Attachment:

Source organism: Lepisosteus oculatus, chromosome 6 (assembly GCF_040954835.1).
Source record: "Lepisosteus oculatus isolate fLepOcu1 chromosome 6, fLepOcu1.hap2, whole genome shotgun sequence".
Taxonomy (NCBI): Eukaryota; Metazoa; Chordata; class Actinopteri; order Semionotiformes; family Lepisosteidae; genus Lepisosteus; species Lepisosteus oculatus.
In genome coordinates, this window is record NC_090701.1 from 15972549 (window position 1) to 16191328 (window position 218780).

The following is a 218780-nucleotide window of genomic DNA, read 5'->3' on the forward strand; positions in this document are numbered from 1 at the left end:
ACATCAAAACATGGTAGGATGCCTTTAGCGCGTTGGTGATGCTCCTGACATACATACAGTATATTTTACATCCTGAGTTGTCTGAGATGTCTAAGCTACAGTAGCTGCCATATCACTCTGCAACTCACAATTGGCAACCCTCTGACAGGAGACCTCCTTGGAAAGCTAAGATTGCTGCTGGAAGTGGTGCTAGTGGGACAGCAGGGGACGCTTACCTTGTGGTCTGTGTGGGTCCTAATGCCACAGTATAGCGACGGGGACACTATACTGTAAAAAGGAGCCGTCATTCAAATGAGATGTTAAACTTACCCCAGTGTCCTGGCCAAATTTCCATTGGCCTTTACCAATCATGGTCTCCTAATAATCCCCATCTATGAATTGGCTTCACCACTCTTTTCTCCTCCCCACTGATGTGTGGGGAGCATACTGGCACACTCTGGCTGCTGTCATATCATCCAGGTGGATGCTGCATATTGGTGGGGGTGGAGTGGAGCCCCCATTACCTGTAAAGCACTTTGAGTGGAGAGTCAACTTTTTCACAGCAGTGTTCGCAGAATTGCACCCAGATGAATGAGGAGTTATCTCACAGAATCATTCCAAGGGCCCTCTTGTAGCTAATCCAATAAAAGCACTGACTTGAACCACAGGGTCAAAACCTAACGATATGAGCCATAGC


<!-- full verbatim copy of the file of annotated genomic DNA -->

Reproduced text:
Source organism: Lepisosteus oculatus, chromosome 6 (assembly GCF_040954835.1).
Source record: "Lepisosteus oculatus isolate fLepOcu1 chromosome 6, fLepOcu1.hap2, whole genome shotgun sequence".
Taxonomy (NCBI): Eukaryota; Metazoa; Chordata; class Actinopteri; order Semionotiformes; family Lepisosteidae; genus Lepisosteus; species Lepisosteus oculatus.
In genome coordinates, this window is record NC_090701.1 from 15972549 (window position 1) to 16191328 (window position 218780).

The following is a 218780-nucleotide window of genomic DNA, read 5'->3' on the forward strand; positions in this document are numbered from 1 at the left end:
ACATCAAAACATGGTAGGATGCCTTTAGCGCGTTGGTGATGCTCCTGACATACATACAGTATATTTTACATCCTGAGTTGTCTGAGATGTCTAAGCTACAGTAGCTGCCATATCACTCTGCAACTCACAATTGGCAACCCTCTGACAGGAGACCTCCTTGGAAAGCTAAGATTGCTGCTGGAAGTGGTGCTAGTGGGACAGCAGGGGACGCTTACCTTGTGGTCTGTGTGGGTCCTAATGCCACAGTATAGCGACGGGGACACTATACTGTAAAAAGGAGCCGTCATTCAAATGAGATGTTAAACTTACCCCAGTGTCCTGGCCAAATTTCCATTGGCCTTTACCAATCATGGTCTCCTAATAATCCCCATCTATGAATTGGCTTCACCACTCTTTTCTCCTCCCCACTGATGTGTGGGGAGCATACTGGCACACTCTGGCTGCTGTCATATCATCCAGGTGGATGCTGCATATTGGTGGGGGTGGAGTGGAGCCCCCATTACCTGTAAAGCACTTTGAGTGGAGAGTCAACTTTTTCACAGCAGTGTTCGCAGAATTGCACCCAGATGAATGAGGAGTTATCTCACAGAATCATTCCAAGGGCCCTCTTGTAGCTAATCCAATAAAAGCACTGACTTGAACCACAGGGTCAAAACCTAACGATATGAGCCATAGC